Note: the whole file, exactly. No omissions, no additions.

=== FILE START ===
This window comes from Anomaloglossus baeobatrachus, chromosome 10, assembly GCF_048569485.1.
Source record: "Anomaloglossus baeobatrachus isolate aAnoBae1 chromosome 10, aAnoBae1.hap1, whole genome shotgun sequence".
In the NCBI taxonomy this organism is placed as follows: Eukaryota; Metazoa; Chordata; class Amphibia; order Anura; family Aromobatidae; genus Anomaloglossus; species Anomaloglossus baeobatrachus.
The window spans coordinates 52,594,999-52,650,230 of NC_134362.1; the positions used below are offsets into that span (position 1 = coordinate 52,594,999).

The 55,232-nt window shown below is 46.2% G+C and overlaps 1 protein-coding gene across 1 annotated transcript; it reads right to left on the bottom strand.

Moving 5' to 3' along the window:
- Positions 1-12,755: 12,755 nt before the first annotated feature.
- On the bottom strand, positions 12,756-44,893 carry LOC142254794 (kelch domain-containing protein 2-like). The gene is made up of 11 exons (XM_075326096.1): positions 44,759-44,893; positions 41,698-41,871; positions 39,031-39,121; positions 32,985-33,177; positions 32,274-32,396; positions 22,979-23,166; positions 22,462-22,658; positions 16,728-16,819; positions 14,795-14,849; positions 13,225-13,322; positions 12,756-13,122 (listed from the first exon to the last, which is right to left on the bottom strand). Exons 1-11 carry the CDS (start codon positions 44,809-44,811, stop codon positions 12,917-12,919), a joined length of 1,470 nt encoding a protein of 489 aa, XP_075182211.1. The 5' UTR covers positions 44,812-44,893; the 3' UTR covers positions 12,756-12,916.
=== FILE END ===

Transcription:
This window comes from Anomaloglossus baeobatrachus, chromosome 10, assembly GCF_048569485.1.
Source record: "Anomaloglossus baeobatrachus isolate aAnoBae1 chromosome 10, aAnoBae1.hap1, whole genome shotgun sequence".
In the NCBI taxonomy this organism is placed as follows: Eukaryota; Metazoa; Chordata; class Amphibia; order Anura; family Aromobatidae; genus Anomaloglossus; species Anomaloglossus baeobatrachus.
The window spans coordinates 52,594,999-52,650,230 of NC_134362.1; the positions used below are offsets into that span (position 1 = coordinate 52,594,999).

The 55,232-nt window shown below is 46.2% G+C and overlaps 1 protein-coding gene across 1 annotated transcript; it reads right to left on the bottom strand.

Moving 5' to 3' along the window:
- Positions 1-12,755: 12,755 nt before the first annotated feature.
- On the bottom strand, positions 12,756-44,893 carry LOC142254794 (kelch domain-containing protein 2-like). The gene is made up of 11 exons (XM_075326096.1): positions 44,759-44,893; positions 41,698-41,871; positions 39,031-39,121; positions 32,985-33,177; positions 32,274-32,396; positions 22,979-23,166; positions 22,462-22,658; positions 16,728-16,819; positions 14,795-14,849; positions 13,225-13,322; positions 12,756-13,122 (listed from the first exon to the last, which is right to left on the bottom strand). Exons 1-11 carry the CDS (start codon positions 44,809-44,811, stop codon positions 12,917-12,919), a joined length of 1,470 nt encoding a protein of 489 aa, XP_075182211.1. The 5' UTR covers positions 44,812-44,893; the 3' UTR covers positions 12,756-12,916.